Bank of America Earnings Jump to $2.5 Billion
Bank of Americatoday reported net income of $2.5 billion in the third quarter of 2013, giving it an earnings per share of $0.20, big leaps from the third quarter of 2012, when it reported income of $340 million, or $0.00 per share, which was driven lower by litigation charges and valuation adjustments.
Bank of America highlighted that the improvements were attributable to increased net interest income, a reduction in credit valuation adjustments, increases in its equity investment income and its investment and brokerage income. In addition, the company noted that improvements in credit quality and a reduction in expenses helped drive positive results.
Excluding certain items, Bank of America watched its revenue fall from $22.5 billion in the third quarter of 2012 to $22.2 billion in the third quarter of this year, driven primarily by lower mortgage banking revenue, which fell from $2.0 billion to $600 million. Its noninterest expenses fell dramatically from $17.5 billion to $16.4 billion.
The bank also saw a significant reduction in its provision for credit losses (what it anticipates it may lose on outstanding loans) -- falling from $1.5 billion in the third quarter of last year to $296 million in the third quarter of this year. In the second quarter of 2013 that amount stood at $915 million.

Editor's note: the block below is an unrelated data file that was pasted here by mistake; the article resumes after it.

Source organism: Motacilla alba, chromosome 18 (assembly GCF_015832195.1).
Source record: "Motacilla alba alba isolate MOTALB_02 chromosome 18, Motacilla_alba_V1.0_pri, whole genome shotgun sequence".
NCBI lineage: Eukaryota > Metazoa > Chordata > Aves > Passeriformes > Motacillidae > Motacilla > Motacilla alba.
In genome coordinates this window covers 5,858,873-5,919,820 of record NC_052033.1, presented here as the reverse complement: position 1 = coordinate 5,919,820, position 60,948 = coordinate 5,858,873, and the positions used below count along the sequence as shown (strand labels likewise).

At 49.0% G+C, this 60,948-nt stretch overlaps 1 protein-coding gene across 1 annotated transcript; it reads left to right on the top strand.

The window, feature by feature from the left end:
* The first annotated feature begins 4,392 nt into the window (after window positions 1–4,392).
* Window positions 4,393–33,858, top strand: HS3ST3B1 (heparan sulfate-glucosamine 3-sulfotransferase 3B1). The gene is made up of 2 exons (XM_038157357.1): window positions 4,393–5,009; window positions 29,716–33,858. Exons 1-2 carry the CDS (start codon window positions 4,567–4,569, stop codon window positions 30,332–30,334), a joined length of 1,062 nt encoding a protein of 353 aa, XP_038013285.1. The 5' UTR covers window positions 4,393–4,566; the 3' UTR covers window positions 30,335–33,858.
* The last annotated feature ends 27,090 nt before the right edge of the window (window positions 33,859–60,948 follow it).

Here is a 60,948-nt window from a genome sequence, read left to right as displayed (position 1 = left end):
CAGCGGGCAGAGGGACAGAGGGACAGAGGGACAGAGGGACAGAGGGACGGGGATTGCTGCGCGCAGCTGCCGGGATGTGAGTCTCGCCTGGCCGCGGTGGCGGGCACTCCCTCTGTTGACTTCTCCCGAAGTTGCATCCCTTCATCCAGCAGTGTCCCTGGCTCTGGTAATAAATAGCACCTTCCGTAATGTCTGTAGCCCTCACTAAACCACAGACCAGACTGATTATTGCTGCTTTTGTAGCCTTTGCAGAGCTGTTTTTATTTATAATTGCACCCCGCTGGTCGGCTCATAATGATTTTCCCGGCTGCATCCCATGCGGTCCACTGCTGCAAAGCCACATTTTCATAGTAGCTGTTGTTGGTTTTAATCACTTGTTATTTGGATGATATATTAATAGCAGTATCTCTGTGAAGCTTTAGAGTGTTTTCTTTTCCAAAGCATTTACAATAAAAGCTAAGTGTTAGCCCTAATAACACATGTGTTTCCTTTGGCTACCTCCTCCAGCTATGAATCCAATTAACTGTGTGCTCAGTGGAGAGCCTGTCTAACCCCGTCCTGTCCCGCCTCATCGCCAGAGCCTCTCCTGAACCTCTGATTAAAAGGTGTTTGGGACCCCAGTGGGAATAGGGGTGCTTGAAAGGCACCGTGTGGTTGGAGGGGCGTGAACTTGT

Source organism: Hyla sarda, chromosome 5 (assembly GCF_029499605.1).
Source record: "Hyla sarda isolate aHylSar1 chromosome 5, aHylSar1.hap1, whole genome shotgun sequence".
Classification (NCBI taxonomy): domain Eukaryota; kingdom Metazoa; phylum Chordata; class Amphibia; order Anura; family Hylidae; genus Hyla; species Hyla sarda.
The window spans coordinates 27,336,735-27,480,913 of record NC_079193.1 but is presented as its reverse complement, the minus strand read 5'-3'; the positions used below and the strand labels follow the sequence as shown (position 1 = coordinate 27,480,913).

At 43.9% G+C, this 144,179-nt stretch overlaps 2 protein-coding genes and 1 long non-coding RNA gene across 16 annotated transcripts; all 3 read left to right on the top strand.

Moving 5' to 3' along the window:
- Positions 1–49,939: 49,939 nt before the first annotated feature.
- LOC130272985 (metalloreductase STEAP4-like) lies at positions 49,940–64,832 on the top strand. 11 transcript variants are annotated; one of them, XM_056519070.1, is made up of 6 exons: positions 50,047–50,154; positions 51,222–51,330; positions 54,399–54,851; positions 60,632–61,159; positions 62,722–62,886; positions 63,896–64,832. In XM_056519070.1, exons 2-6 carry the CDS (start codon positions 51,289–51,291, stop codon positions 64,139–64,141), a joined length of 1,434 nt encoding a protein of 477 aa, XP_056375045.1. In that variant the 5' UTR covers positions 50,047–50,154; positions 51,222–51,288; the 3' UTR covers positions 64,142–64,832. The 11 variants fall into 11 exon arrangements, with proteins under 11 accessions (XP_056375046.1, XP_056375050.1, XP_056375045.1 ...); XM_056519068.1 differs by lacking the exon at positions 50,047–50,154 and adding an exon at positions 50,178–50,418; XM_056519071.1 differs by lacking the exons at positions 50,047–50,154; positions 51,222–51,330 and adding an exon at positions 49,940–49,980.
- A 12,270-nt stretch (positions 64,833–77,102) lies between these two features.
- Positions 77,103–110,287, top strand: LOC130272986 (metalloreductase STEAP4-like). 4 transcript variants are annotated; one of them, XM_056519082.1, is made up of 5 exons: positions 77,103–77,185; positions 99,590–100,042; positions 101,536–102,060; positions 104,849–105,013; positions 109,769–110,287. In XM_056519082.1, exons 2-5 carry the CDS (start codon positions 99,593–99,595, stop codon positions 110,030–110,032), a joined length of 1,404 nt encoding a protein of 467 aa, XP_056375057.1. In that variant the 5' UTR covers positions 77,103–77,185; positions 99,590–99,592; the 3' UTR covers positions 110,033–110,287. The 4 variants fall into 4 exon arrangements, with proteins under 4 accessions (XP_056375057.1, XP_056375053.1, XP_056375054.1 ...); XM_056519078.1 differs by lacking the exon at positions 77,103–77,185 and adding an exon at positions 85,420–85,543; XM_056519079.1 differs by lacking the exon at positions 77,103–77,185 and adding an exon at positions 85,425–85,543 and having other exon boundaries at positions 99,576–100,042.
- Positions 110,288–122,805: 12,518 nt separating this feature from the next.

Of the results, Brian Moynihan, Bank of America CEO, said in a statement: "This quarter, we saw good loan growth, improved credit quality and record deposit balances. Our customers and clients continue to do more business with us. The economy and business climate will improve even more quickly as conditions normalize, and we are well positioned to benefit from that."
The article Bank of America Earnings Jump to $2.5 Billion originally appeared on Fool.com.Fool contributor Patrick Morris owns shares of Bank of America. The Motley Fool recommends Bank of America. The Motley Fool owns shares of Bank of America. Try any of our Foolish newsletter services free for 30 days. We Fools may not all hold the same opinions, but we all believe that considering a diverse range of insights makes us better investors. The Motley Fool has a disclosure policy.
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